All the above elements are necessary, because they instill confidence in pharmaceutical companies that physicians and staff understand how to run clinical trials and that the facility has adequate resources to execute a quality trial and produce the data necessary to answer clinical questions— all while keeping patient safety at the forefront.Opening a clinical trial can be daunting. Establishing contracts with pharmaceutical companies, developing a budget, managing the operational logistics, and meeting regulatory requirements are by far the most time-consuming activities.
Once the trial is open, patient accrual becomes a priority. Matching patients to the eligibility criteria is challenging in today’s evolving world of oncology research, particularly with targeted therapies being a major focus. Pharmaceutical companies want sites to enroll as quickly as possible, because this can get the drug to market—and to patients—faster. Unfortunately, identifying and enrolling perfect matches can be a difficult, slow process.
As a trial progresses, ensuring that data are high quality becomes a major concern. Huge volumes of data are generated, entered into a database, and submitted for review. The site must make it a priority to make sure that all appropriate data are entered. As pharmaceutical companies review the material, they typically send hundreds of queries back to clinics. Responding to these is labor-intensive and must be completed so that trial sponsors have all the necessary information to conduct analyses in preparation for clinical study reports for the FDA.Making clinical trials an integral part of daily care delivery starts at the top. For a program to succeed, the site research leader must demonstrate to colleagues the importance of research. If the research leader and physicians are not fully engaged, the practice needs to determine if they are conducting the right trials for their patient population. Having discussions about the type of trials the site needs or wants can encourage involvement.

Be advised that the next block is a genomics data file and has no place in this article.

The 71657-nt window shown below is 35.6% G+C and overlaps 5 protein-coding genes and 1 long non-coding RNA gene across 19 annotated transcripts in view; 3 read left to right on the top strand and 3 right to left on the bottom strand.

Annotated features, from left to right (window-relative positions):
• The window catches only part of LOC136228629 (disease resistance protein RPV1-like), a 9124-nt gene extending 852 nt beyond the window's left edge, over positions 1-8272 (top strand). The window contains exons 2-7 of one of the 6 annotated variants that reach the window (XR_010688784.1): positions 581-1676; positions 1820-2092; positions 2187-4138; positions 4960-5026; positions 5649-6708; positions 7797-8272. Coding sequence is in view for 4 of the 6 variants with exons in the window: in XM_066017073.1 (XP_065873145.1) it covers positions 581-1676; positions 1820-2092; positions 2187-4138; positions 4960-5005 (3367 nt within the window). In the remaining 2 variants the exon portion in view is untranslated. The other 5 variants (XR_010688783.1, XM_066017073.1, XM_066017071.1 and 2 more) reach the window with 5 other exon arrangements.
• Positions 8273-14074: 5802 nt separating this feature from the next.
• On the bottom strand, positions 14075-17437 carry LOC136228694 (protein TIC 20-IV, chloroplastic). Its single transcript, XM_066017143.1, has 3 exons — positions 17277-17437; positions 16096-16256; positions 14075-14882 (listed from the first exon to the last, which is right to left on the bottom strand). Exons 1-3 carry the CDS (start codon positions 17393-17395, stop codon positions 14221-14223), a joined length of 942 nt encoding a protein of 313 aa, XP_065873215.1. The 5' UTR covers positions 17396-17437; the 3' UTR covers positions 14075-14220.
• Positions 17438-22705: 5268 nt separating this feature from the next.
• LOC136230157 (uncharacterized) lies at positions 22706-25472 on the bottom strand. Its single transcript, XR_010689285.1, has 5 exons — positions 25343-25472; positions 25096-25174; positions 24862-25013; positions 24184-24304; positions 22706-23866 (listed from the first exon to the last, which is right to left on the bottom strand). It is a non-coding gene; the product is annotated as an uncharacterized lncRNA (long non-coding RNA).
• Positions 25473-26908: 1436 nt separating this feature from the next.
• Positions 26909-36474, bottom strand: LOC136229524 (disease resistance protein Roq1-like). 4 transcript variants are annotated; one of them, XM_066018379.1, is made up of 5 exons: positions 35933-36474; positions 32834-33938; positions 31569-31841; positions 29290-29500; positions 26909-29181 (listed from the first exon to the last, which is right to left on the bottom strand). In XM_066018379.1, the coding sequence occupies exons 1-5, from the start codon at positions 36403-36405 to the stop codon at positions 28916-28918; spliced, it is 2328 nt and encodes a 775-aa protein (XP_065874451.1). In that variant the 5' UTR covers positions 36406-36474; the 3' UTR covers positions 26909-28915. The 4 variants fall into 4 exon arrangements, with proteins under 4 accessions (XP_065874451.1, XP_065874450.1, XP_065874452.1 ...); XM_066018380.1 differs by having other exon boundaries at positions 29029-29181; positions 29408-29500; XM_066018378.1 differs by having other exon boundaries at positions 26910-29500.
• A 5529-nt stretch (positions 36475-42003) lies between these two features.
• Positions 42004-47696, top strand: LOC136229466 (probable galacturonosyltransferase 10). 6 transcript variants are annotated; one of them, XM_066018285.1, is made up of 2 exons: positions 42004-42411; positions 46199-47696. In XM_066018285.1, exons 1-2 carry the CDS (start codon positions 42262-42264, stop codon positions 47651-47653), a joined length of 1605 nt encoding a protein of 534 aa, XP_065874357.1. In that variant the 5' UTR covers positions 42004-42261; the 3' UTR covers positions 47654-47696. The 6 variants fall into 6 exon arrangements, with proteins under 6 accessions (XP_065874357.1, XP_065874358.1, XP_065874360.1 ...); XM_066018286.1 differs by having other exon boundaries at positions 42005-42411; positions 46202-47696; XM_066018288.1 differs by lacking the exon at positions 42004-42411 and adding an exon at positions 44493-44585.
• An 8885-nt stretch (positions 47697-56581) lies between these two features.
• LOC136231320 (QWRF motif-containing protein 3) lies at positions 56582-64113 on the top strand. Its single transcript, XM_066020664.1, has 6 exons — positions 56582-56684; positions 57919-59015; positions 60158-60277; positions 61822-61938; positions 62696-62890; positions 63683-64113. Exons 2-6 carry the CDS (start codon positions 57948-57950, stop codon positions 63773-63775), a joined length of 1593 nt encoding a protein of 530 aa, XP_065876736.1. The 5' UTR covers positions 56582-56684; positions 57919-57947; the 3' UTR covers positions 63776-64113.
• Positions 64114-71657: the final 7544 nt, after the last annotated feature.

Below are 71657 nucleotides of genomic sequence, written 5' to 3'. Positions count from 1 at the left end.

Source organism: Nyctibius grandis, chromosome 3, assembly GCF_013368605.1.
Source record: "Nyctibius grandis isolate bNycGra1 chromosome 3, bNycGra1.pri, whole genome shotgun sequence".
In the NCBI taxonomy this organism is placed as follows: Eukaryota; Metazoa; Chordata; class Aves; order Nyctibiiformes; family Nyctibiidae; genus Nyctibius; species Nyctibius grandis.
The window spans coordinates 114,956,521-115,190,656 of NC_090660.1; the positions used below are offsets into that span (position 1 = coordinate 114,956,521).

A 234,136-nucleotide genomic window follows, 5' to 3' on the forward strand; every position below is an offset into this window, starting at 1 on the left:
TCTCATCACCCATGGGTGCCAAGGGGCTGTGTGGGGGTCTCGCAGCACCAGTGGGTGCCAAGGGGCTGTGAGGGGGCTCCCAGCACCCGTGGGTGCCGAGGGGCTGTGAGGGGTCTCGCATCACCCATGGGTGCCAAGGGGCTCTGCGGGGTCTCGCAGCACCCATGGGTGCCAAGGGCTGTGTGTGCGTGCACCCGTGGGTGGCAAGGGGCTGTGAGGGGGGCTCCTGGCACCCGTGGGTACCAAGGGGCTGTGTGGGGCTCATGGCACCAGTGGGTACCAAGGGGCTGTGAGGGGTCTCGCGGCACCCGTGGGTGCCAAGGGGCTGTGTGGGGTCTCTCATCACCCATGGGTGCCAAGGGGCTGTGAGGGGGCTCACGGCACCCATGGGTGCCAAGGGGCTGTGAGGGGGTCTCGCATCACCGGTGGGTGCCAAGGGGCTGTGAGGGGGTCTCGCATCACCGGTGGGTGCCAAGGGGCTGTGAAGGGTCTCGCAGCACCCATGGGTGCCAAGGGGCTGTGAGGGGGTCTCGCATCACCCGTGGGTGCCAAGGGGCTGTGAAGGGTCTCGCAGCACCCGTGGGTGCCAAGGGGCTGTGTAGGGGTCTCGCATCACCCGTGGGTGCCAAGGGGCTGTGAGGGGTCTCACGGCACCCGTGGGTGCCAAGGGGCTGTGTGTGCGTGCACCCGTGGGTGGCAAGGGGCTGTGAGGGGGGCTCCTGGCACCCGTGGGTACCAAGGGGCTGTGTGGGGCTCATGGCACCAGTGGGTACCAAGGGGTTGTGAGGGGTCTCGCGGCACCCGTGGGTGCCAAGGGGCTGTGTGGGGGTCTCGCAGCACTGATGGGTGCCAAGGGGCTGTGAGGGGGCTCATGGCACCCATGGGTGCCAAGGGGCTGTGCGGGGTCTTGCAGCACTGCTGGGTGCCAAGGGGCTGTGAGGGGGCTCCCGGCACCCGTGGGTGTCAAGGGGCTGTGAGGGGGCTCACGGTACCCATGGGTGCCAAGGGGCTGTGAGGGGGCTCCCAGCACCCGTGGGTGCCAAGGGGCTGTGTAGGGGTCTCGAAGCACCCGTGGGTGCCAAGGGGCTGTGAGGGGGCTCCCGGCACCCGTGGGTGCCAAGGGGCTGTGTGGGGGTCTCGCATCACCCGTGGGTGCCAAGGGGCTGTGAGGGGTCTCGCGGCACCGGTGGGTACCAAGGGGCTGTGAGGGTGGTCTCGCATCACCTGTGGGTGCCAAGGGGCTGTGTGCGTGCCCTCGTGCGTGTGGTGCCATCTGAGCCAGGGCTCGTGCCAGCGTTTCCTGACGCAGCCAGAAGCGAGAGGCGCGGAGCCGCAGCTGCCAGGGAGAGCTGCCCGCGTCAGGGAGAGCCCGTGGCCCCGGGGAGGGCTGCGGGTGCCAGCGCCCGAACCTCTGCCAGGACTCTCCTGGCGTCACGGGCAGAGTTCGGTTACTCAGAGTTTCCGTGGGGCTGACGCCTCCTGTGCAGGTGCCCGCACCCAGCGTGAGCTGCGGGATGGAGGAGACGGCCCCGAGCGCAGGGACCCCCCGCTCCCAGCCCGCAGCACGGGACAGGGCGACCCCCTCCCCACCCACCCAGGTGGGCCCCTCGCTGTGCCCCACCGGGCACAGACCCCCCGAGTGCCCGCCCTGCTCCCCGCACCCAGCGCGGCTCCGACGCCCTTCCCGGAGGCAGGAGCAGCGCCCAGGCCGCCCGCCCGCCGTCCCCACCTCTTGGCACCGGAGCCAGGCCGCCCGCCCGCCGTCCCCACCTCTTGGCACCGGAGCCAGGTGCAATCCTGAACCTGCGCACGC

Integrating trials into the workflow is often a matter of creating awareness so that physicians know which trials are open and applicable to their patients. This is challenging in large practices where many trials are available. A technology solution that puts trial information in the palm of the physician’s hand, coupling patient information with open trials and eligibility criteria, may be the answer.Community oncology practices are making a tremendous contribution to clinical research. For example, US Oncology Research, comprised exclusively of community-based, independent practices, has developed a unique recruitment model—the Selected Trials for Accelerated Rollout (STAR) method—that opens and activates clinical trials quickly across all 60 sites and 165 locations within US Oncology Research. When a STAR patient is identified, the study is opened within 2 weeks at the location where the patient will be treated. This innovative recruitment tool is enormously helpful in broadening the reach of research in community oncology, playing a critical role in getting promising new treatments to patients as fast as possible.
Community oncology practices are also capable of conducting complex phase I trials. US Oncology Research, for instance, has 18 sites that offer phase I trials, bringing novel therapies into local communities so that critically ill patients do not have to travel to large academic institutions for treatment.
Community oncology’s role in clinical research will continue to grow, and its contribution to advancing cancer care will be significant in the future. Because many cancer patients in the United States are treated in outpatient settings, community oncology practices are the cornerstone of oncology care, making clinical research in community settings extremely relevant.